Bob Baker's Newsthinking: a great book

I can't too highly recommend the latest edition (or any edition you can find) of Bob Baker's classic book on the news writer's craft: Newsthinking: The Secret of Making Your Facts Fall into Place.
I recommend it to everybody: working news writers, unworking news writers, editors, columnists, bloggers -- even publishers -- and perhaps most of all to readers of journalism. Whatever your relationship to the craft of journalism is, reading Newsthinking will increase your enjoyment of it.
Yes. Enjoyment. After reading Newsthinking, whether you write news, edit it or just read it, you'll have an appreciation for this highly disciplined, dramatic craft.
Why? Because Baker takes you into the middle of the play, the core of the creation of better stories -- the mental processes good reporters go through from the assignment of the story to the moment they ship it to the editor's computer.
I offer an account of my own brief career as a newsman and the impact Newsthinking had on me, not for its great depth of understanding of the craft of journalism, but because it is the only story I know.
I read an earlier edition of Newsthinking at a time when I was disgusted. In addition to the usual stresses and strains of any newsroom, I had a very serious problem: I was bored with my own writing. I suppose I was tired of filling in the outline of a pyramid every day. I'd buried my own hypotheses about what I was covering. The stories were writing themselves, badly, and none were wiser for reading them. The whole idea of becoming the "oldest cub reporter in the history of modern journalism" was beginning to become a bad joke.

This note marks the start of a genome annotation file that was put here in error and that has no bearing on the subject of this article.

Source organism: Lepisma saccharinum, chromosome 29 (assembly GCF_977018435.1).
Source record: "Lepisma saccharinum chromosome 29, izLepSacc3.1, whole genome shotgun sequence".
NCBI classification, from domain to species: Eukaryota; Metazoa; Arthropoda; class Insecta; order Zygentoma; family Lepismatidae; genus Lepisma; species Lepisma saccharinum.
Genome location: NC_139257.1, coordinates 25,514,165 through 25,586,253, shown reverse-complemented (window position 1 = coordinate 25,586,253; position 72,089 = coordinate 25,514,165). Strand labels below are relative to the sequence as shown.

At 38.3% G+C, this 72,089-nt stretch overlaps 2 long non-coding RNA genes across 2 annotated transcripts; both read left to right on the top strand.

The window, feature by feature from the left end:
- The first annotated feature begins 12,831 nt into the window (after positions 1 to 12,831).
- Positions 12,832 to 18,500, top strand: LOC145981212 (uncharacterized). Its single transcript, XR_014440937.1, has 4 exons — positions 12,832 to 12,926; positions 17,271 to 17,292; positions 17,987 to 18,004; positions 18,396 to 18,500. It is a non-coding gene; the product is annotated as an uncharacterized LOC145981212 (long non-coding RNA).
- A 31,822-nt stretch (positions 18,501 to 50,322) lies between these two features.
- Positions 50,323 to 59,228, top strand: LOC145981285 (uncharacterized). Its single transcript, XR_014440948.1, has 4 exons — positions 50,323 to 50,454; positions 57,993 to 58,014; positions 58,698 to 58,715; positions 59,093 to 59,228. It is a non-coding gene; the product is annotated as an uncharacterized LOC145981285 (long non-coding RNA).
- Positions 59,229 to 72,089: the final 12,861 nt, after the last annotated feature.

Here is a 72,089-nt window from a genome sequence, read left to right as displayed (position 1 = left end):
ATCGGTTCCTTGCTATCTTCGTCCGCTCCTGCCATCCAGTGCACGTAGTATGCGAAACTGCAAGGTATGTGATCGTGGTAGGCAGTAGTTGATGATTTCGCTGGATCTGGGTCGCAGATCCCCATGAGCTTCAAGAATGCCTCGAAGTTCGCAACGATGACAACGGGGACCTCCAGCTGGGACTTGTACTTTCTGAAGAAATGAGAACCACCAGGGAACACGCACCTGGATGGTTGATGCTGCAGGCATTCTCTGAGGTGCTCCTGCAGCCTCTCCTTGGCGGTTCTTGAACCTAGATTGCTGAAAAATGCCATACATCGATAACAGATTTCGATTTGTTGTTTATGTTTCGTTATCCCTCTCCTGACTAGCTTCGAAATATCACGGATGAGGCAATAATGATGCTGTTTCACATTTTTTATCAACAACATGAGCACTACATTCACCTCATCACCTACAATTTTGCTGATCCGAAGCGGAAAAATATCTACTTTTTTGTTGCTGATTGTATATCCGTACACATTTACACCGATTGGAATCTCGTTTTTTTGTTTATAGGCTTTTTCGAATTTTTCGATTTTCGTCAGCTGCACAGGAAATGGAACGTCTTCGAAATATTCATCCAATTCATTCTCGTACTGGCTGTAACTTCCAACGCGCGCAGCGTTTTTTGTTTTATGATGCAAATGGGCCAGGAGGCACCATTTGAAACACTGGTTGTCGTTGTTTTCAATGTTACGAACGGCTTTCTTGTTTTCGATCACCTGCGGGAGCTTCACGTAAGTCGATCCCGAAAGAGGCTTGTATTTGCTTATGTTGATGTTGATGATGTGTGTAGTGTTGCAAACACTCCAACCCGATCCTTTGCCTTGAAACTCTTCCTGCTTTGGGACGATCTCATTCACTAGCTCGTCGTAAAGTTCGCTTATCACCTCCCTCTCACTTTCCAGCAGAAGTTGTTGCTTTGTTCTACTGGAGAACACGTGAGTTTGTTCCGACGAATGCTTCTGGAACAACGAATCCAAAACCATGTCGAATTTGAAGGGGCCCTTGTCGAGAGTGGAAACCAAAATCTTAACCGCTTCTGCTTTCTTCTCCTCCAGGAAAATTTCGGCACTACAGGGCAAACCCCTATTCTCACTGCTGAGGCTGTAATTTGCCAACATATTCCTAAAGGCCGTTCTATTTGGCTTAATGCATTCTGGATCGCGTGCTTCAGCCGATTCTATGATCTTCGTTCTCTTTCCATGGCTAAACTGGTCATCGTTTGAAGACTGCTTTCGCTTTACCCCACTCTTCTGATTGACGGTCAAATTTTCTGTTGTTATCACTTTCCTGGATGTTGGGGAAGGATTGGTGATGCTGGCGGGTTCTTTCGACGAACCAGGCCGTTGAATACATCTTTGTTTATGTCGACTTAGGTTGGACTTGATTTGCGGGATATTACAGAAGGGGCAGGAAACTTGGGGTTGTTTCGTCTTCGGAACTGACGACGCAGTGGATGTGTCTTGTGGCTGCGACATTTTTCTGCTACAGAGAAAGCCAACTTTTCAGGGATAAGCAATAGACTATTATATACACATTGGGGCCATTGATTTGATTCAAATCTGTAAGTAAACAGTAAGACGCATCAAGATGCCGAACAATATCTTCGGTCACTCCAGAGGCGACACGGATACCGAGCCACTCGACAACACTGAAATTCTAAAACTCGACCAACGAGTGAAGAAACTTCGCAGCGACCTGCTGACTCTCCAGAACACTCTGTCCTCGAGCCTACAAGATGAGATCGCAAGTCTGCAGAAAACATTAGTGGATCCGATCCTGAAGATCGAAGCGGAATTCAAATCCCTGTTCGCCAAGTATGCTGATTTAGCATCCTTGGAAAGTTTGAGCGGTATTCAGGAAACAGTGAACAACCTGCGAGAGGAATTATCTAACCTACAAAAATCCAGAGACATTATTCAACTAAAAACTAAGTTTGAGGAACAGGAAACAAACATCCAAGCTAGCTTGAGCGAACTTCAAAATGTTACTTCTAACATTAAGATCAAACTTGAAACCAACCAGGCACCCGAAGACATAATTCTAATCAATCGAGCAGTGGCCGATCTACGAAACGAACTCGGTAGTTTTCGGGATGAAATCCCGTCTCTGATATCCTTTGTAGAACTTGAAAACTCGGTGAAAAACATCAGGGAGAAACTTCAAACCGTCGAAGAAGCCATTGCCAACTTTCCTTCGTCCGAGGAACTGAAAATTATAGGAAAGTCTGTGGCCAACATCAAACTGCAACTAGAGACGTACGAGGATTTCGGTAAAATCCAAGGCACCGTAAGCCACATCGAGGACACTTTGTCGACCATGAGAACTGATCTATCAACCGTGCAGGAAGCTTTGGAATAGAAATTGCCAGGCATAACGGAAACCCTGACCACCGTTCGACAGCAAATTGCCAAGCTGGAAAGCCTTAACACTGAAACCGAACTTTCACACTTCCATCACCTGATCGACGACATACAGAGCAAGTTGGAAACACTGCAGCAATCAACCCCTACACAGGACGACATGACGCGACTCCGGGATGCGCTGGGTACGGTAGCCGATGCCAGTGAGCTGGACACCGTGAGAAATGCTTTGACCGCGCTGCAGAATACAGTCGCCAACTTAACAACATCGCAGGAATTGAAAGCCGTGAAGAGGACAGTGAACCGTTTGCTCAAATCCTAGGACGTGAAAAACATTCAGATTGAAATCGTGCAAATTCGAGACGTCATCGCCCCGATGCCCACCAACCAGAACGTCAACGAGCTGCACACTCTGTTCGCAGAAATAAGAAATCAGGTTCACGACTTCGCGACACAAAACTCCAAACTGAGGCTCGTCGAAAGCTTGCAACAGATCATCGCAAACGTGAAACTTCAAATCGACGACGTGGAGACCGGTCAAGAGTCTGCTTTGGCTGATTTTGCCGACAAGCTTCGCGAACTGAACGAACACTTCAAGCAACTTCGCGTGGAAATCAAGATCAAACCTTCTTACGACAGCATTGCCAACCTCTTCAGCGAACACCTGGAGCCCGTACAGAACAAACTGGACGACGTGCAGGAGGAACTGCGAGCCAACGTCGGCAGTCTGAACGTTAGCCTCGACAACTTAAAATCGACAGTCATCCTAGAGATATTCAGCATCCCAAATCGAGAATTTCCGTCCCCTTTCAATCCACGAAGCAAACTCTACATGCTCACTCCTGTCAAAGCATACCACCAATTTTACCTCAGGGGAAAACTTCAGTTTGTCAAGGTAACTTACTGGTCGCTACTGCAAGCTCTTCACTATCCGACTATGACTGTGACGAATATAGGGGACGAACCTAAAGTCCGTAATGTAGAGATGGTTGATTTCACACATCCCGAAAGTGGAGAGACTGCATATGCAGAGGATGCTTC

From the first paragraphs of Newsthinking on, I knew Baker was writing directly to me on behalf of the reader, demanding that I get into my stories, improve them, and giving me guidance on how to do so. The biggest thing that hit me in Baker's early chapters was that I was being urged directly not to give up on my initial sense of what might be in the story, even if it were only the vaguest, least articulate feeling.
I did it, starting with not abandoning my own tentative opinions on what might be out there to discover. Lo and behold, sometimes it was there. If it wasn't, that made another kind of interesting story. My stories got richer. I was writing for readers, not out of some formula authorized by the professors. I discovered the ability to organize more facts and to shape stories to the events rather than the other way around.
Writing for readers is an extraordinarily complex thing to even describe. I think it begins with one's own initial impressions of a story. If you can stick with them, let the facts prove or disprove them, you will remain closer to the reader because your first impressions aren't that different from those of the reader picking up a paper, glancing over a headline and maybe your lead, and deciding if the story relates to anything she might be interested in. Why should she care if her local wastewater treatment plant is under a state cease-and-desist order? It could be in the impact of the order for her future utility bill when the city upgrades and expands the plant.
At first, I was nervous about presenting these “Newsthinking” stories to editors. However, one day after I'd been reading Newsthinking for a few months (I still hadn't finished it), I got complete confirmation I was on the right path as a reporter.